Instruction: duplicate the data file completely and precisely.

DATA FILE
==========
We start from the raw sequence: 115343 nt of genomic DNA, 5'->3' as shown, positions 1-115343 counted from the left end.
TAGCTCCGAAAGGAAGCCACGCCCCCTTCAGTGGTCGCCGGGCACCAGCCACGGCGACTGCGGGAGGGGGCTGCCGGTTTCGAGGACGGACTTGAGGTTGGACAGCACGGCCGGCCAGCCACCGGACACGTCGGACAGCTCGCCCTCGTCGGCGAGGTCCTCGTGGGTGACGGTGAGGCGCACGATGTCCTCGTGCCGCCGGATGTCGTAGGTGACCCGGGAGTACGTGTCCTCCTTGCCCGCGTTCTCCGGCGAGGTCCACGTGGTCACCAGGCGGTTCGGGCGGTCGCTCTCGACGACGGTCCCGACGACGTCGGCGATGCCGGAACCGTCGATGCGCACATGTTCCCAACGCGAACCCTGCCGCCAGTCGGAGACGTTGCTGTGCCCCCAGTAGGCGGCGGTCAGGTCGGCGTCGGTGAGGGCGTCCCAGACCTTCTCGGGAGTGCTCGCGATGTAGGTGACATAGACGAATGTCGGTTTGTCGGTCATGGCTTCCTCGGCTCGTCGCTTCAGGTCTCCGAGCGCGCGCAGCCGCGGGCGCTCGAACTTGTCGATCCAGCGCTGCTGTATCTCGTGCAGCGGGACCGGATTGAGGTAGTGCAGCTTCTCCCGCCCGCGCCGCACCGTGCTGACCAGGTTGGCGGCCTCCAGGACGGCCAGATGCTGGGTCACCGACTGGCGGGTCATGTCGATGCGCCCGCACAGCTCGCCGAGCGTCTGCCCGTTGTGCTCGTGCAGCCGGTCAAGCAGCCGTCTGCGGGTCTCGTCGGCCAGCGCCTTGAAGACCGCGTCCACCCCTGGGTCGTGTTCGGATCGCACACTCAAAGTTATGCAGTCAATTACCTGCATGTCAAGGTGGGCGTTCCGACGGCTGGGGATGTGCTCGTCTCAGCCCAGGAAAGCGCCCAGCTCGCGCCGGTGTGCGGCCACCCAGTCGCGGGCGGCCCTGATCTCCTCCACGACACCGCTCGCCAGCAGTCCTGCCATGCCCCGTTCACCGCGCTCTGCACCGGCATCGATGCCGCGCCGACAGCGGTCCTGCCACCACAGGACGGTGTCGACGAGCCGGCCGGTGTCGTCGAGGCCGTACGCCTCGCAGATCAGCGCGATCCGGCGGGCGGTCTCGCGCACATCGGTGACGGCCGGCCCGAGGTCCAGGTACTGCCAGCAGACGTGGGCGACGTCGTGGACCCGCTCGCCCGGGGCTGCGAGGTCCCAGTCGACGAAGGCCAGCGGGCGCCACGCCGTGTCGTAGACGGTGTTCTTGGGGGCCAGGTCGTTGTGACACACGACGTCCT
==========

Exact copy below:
We start from the raw sequence: 115343 nt of genomic DNA, 5'->3' as shown, positions 1-115343 counted from the left end.
TAGCTCCGAAAGGAAGCCACGCCCCCTTCAGTGGTCGCCGGGCACCAGCCACGGCGACTGCGGGAGGGGGCTGCCGGTTTCGAGGACGGACTTGAGGTTGGACAGCACGGCCGGCCAGCCACCGGACACGTCGGACAGCTCGCCCTCGTCGGCGAGGTCCTCGTGGGTGACGGTGAGGCGCACGATGTCCTCGTGCCGCCGGATGTCGTAGGTGACCCGGGAGTACGTGTCCTCCTTGCCCGCGTTCTCCGGCGAGGTCCACGTGGTCACCAGGCGGTTCGGGCGGTCGCTCTCGACGACGGTCCCGACGACGTCGGCGATGCCGGAACCGTCGATGCGCACATGTTCCCAACGCGAACCCTGCCGCCAGTCGGAGACGTTGCTGTGCCCCCAGTAGGCGGCGGTCAGGTCGGCGTCGGTGAGGGCGTCCCAGACCTTCTCGGGAGTGCTCGCGATGTAGGTGACATAGACGAATGTCGGTTTGTCGGTCATGGCTTCCTCGGCTCGTCGCTTCAGGTCTCCGAGCGCGCGCAGCCGCGGGCGCTCGAACTTGTCGATCCAGCGCTGCTGTATCTCGTGCAGCGGGACCGGATTGAGGTAGTGCAGCTTCTCCCGCCCGCGCCGCACCGTGCTGACCAGGTTGGCGGCCTCCAGGACGGCCAGATGCTGGGTCACCGACTGGCGGGTCATGTCGATGCGCCCGCACAGCTCGCCGAGCGTCTGCCCGTTGTGCTCGTGCAGCCGGTCAAGCAGCCGTCTGCGGGTCTCGTCGGCCAGCGCCTTGAAGACCGCGTCCACCCCTGGGTCGTGTTCGGATCGCACACTCAAAGTTATGCAGTCAATTACCTGCATGTCAAGGTGGGCGTTCCGACGGCTGGGGATGTGCTCGTCTCAGCCCAGGAAAGCGCCCAGCTCGCGCCGGTGTGCGGCCACCCAGTCGCGGGCGGCCCTGATCTCCTCCACGACACCGCTCGCCAGCAGTCCTGCCATGCCCCGTTCACCGCGCTCTGCACCGGCATCGATGCCGCGCCGACAGCGGTCCTGCCACCACAGGACGGTGTCGACGAGCCGGCCGGTGTCGTCGAGGCCGTACGCCTCGCAGATCAGCGCGATCCGGCGGGCGGTCTCGCGCACATCGGTGACGGCCGGCCCGAGGTCCAGGTACTGCCAGCAGACGTGGGCGACGTCGTGGACCCGCTCGCCCGGGGCTGCGAGGTCCCAGTCGACGAAGGCCAGCGGGCGCCACGCCGTGTCGTAGACGGTGTTCTTGGGGGCCAGGTCGTTGTGACACACGACGTCCT